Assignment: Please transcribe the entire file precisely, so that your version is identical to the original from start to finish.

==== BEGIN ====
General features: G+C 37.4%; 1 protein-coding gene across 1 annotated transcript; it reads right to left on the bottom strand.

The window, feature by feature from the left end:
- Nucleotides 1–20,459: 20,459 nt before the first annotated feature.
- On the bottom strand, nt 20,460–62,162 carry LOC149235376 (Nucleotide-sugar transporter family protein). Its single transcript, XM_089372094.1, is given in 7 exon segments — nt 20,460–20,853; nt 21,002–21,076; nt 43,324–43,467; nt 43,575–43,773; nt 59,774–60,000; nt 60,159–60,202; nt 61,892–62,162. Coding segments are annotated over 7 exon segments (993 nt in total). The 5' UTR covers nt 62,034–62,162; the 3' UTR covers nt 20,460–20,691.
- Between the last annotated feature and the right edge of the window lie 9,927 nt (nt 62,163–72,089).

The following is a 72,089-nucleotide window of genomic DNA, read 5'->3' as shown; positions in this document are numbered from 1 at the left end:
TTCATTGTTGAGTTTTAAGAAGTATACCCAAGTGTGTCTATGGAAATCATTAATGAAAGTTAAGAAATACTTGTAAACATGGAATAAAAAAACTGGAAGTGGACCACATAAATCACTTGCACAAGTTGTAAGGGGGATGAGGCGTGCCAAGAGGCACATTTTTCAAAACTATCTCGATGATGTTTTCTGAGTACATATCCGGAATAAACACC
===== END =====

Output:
General features: G+C 37.4%; 1 protein-coding gene across 1 annotated transcript; it reads right to left on the bottom strand.

The window, feature by feature from the left end:
- Nucleotides 1–20,459: 20,459 nt before the first annotated feature.
- On the bottom strand, nt 20,460–62,162 carry LOC149235376 (Nucleotide-sugar transporter family protein). Its single transcript, XM_089372094.1, is given in 7 exon segments — nt 20,460–20,853; nt 21,002–21,076; nt 43,324–43,467; nt 43,575–43,773; nt 59,774–60,000; nt 60,159–60,202; nt 61,892–62,162. Coding segments are annotated over 7 exon segments (993 nt in total). The 5' UTR covers nt 62,034–62,162; the 3' UTR covers nt 20,460–20,691.
- Between the last annotated feature and the right edge of the window lie 9,927 nt (nt 62,163–72,089).

The following is a 72,089-nucleotide window of genomic DNA, read 5'->3' as shown; positions in this document are numbered from 1 at the left end:
TTCATTGTTGAGTTTTAAGAAGTATACCCAAGTGTGTCTATGGAAATCATTAATGAAAGTTAAGAAATACTTGTAAACATGGAATAAAAAAACTGGAAGTGGACCACATAAATCACTTGCACAAGTTGTAAGGGGGATGAGGCGTGCCAAGAGGCACATTTTTCAAAACTATCTCGATGATGTTTTCTGAGTACATATCCGGAATAAACACC